Chest Supported Dumbbell Row (How To, Muscles Worked)


Chest Supported Dumbbell Row is a great rowing exercise to develop a strong back without putting any added stress on the low back.

In this guide, I’m going to teach you how to do Chest Supported Dumbbell Rows including important coaching tips, muscles worked and a few alternative exercises.


How To Do Chest Supported Dumbbell Rows


Equipment Needed

  • Adjustable Bench
  • Dumbbells

Muscles Worked

  • Back (Lats, Rhomboids, Traps, Infraspinatus)
  • Biceps (Biceps Brachii, Brachialis, Brachioradialis)
  • Shoulders (Posterior Delt)

How To

  • Set up an adjustable bench at a 45-degree angle.
  • Lay on your stomach with your head hanging just above the edge of the bench.
  • Grab a dumbbell in each hand and set up with a good posture – core and lats engaged and shoulders neutral.
  • Row the dumbbells toward the top of the stomach and squeeze the back at the top of the rep.
  • Finally, lower the dumbbells back to the starting position and repeat until all reps are completed.

Coaching Points

Make sure to maintain good posture through the movement. Oftentimes I see athletes who allow their shoulders to slouch forward and drape over the edges of the bench.

How Many Reps?

Chest Supported Rows are a supplemental strength movement and I generally program these movements as 3 to 4 sets of 8 to 12 reps.


Chest Supported Dumbbell Row Alternatives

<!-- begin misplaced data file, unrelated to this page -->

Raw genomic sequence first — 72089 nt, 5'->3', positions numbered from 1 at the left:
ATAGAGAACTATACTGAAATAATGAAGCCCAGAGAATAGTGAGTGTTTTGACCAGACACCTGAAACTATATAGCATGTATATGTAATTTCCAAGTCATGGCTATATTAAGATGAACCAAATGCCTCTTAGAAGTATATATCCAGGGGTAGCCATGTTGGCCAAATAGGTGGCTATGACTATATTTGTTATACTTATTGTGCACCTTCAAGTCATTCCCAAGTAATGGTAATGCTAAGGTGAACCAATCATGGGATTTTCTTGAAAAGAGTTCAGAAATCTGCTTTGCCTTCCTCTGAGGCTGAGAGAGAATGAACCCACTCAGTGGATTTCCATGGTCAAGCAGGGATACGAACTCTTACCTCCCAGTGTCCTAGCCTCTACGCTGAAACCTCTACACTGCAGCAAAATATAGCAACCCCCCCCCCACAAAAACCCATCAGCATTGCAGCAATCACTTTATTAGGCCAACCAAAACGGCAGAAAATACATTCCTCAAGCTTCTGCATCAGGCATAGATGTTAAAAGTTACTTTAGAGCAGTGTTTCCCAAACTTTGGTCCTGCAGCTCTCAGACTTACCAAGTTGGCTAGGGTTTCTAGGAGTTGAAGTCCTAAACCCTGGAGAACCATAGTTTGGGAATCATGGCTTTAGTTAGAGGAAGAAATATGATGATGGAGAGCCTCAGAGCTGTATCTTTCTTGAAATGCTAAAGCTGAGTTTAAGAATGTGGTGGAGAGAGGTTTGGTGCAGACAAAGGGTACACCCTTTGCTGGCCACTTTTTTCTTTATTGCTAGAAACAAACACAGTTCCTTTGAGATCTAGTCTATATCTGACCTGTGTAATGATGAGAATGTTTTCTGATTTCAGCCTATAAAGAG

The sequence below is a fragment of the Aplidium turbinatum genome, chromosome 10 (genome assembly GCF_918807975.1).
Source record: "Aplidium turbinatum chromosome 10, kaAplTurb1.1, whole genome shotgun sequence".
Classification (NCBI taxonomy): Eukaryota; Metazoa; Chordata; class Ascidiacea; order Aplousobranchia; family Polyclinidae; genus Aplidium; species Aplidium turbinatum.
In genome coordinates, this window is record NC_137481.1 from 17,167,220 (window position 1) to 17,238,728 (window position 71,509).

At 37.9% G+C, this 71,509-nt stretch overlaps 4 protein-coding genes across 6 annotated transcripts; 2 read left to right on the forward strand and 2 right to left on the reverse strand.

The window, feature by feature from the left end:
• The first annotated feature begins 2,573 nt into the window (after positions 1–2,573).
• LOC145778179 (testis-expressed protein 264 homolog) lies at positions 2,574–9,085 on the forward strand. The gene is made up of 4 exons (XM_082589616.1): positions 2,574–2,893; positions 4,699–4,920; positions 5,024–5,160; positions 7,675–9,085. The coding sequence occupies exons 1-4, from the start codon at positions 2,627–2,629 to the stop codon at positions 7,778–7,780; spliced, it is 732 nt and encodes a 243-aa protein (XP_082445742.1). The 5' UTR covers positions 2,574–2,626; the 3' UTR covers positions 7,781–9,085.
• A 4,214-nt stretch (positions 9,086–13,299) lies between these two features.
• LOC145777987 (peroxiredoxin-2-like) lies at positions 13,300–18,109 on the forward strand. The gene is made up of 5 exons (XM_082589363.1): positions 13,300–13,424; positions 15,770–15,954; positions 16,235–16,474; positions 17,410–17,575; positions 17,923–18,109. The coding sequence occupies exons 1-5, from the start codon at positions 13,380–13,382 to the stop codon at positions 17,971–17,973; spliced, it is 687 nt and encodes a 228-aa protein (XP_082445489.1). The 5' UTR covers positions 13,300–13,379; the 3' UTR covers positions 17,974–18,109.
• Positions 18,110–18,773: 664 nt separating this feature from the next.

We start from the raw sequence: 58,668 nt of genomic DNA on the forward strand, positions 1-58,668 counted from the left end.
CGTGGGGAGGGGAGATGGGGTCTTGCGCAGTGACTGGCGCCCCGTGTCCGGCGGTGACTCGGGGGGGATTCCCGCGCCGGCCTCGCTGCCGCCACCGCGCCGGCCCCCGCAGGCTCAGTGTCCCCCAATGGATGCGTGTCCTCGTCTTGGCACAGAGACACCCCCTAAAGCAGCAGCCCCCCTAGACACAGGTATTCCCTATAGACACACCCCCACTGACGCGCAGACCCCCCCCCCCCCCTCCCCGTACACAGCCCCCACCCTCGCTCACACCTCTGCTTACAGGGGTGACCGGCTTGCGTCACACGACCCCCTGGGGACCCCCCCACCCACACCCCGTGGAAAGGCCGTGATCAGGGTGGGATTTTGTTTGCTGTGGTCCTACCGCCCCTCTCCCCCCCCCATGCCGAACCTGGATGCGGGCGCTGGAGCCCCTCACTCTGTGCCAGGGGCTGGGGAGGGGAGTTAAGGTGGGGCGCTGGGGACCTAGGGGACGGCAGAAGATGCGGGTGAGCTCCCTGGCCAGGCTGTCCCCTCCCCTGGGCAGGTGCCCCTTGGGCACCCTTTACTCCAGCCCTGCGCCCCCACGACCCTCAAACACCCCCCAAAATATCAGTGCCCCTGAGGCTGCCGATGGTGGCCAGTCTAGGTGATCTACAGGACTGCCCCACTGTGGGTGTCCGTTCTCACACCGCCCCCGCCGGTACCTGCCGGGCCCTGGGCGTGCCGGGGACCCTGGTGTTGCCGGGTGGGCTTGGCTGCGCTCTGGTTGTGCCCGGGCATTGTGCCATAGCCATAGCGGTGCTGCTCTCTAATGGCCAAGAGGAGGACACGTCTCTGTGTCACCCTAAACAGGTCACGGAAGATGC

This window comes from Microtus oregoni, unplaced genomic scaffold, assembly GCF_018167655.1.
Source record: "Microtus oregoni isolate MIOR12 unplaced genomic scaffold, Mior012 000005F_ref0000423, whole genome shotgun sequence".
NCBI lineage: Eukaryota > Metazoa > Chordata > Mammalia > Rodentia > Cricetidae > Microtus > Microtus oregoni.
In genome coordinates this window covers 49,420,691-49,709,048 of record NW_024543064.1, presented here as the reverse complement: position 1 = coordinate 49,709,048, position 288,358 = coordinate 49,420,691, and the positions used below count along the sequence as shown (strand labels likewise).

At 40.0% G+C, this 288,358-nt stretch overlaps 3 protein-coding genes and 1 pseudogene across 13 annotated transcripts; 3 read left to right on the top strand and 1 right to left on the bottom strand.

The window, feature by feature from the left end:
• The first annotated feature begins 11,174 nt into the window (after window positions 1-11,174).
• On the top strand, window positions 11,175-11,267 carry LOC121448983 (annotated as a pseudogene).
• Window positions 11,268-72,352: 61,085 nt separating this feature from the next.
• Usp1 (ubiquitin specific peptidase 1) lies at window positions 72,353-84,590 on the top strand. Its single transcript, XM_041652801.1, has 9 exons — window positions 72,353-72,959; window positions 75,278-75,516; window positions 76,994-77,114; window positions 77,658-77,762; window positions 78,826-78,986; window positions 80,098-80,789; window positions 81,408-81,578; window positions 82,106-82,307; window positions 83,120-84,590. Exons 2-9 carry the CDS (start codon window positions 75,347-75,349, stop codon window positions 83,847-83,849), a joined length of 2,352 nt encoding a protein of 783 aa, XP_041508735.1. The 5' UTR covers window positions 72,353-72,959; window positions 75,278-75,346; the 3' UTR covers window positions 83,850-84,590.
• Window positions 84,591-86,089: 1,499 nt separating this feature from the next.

Don’t have an adjustable bench, or maybe even dumbbells? Here are a few alternatives you may be able to try out instead.

Inverted Rows

If you have a rack and barbell or a TRX strap, Inverted Rows are a great alternative to Chest Supported Rows. They’re also a great horizontal rowing exercise that doesn’t place extra strain on the low back as some rowing exercises can do.

Barbell Bent Over Rows

Barbell Bent Over Rows

If all you have to work with is a barbell, then Barbell Bent Over Rows are an excellent exercise for developing back strength. Bent Over Rows will force you to brace the core and rely on your low back to maintain proper technique, but done correctly this can provide a ton of additional benefits.


More Links and Info


If you’d like to see more upper body exercises, check out the Upper Body Lifts section of our Exercise Library. There you’ll find dozens of chest, back and shoulder movements all with step-by-step instructions.

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Ryan Horton

Horton Barbell was created by Ryan Horton who has served as a Sports Performance Coach for almost 20 years. My mission is to create a training resource to help as many coaches and athletes as possible maximize athletic potential.

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